D.C. Police Chief Cathy L. Lanier announced Tuesday that she will step down next month to take over as head of security for the National Football League, leaving behind a legacy of community engagement that endeared her from the city’s crime-ridden neighborhoods to the broader national stage.
Lanier is ending her 26-year career after recently turning 49, and four months short of serving a full decade heading one of the nation’s highest-profile police departments. She was the District’s first permanent female chief.
“What’s more important than being responsible for public safety and security in the nation’s capital?” Lanier said. “Where do you go from here, right? When I thought about the NFL, it’s America’s favorite sport, and what’s more important than making sure America’s favorite sport is safe?”
Now one of the nation’s most influential figures in law enforcement, Lanier rose from a challenging childhood, dropping out of high school at age 14 because she was pregnant and later earning a GED, a bachelor’s degree and two master’s degrees. She has had an unusually long tenure heading a major police department, persevering through political tumult to work for three mayors.
“She’s built a fantastic force, professionalized the force, built a force that the community trusts, which is going to be a lasting legacy,” Mayor Muriel E. Bowser (D) said.
Former mayor Adrian M. Fenty (D), who promoted Lanier to chief in 2007, said she “embodies everything that is great about Washington. . . . Very few people have had more of an impact on the city than she has in her 26 years with MPD.”
Lanier was not without her critics. She has frequently clashed with the police union, which complained she had a harsh management style that drove off many rank-and-file officers. And some of her previous crime-fighting tactics, such as erecting roadblocks in high-crime areas, came under fire.
Still, she has remained one of the city’s most popular leaders. Lanier was ubiquitous in neighborhoods throughout the District, addressing residents angry over crime, hugging crying mothers of homicide victims and answering the most mundane questions on Internet bulletin boards. Community leaders had her cellphone number — and used it — and she ordered her command staff to be just as available.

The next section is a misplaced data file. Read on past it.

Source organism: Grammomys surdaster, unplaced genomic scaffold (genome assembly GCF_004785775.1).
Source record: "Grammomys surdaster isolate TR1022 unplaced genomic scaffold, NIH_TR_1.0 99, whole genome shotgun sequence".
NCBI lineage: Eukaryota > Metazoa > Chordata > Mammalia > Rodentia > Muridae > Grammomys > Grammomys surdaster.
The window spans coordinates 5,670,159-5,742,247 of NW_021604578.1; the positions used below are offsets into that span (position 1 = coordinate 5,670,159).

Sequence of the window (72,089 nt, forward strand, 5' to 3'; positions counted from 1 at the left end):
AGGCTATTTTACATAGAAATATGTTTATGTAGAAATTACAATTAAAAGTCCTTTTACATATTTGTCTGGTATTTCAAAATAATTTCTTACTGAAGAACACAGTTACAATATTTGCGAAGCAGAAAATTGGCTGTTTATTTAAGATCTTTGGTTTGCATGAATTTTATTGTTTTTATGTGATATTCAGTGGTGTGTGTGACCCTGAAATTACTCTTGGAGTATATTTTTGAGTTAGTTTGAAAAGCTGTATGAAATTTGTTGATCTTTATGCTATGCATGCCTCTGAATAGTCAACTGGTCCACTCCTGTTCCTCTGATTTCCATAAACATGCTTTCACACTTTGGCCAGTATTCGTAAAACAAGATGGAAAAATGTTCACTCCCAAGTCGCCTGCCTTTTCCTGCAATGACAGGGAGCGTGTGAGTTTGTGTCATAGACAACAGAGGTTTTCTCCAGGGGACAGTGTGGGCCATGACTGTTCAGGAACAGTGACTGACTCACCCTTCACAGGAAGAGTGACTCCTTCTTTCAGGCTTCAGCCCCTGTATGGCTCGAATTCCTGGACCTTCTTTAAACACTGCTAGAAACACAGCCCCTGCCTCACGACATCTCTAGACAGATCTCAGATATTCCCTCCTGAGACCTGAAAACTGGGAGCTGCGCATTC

On Tuesday, she sent an online note to residents: “Our patrol officers have demonstrated that they can take guns and violent offenders off the street daily and still make the time to play ball or dance with neighborhood kids looking for mentors.”
The chief often talked about her role as a woman in law enforcement and her early private struggles, including successfully suing the department over sexual discrimination just five years into her career. Lanier said she hoped her success would inspire girls who might be struggling as she did, and she credited her rough youth with helping her gain acceptance of residents and many rank-and-file officers.
“There’s nothing that’s not possible with hard work,” she said at a news conference. “Your attitude, effort and hard work will get you where you want to go.” She said her legacy is changing the community’s perception of police. “Our community trusts us and believes in its officers,” she said.
Lanier used such outreach to navigate the perils of Washington politics, building a political base from the poorest of District neighborhoods to the John A. Wilson Building, where the council works. It helped her stave off disapproval, including criticism over a spike in homicides last year, which dinged her popularity.
Supporters say Lanier’s connection with the community helped the District avoid the turmoil that has embroiled American policing in the past few years, including in nearby Baltimore and most recently Milwaukee, where deaths in police custody and shootings by officers have led to unrest.
“She was willing to be part of the solution instead of slow-rolling or being obstructionist,” said Denise Rucker Krepp, a neighborhood activist from Hill East, where street robberies have been a problem. “She said, ‘Talk to me. I want to talk to you,’ ” Krepp said. “Her honesty and willingness to talk was refreshing. For me, she’ll be sorely missed.”
Violent crime dropped 23 percent over the years Lanier was chief, and homicides plunged to a half-century low in 2012. Though they spiked in 2015, one of the more difficult years for the chief, violent crime pales to when Lanier joined the force as a patrol officer and Washington was awash in killings and crack cocaine. She dealt with rioters in Mount Pleasant in her rookie year.
“My goal coming through the ranks was to rid this city of two things. Most importantly, the image of being the murder capital of the world and the image of being the city of unsolved homicides,” Lanier said. “That was the image of this police department, no matter where you went.”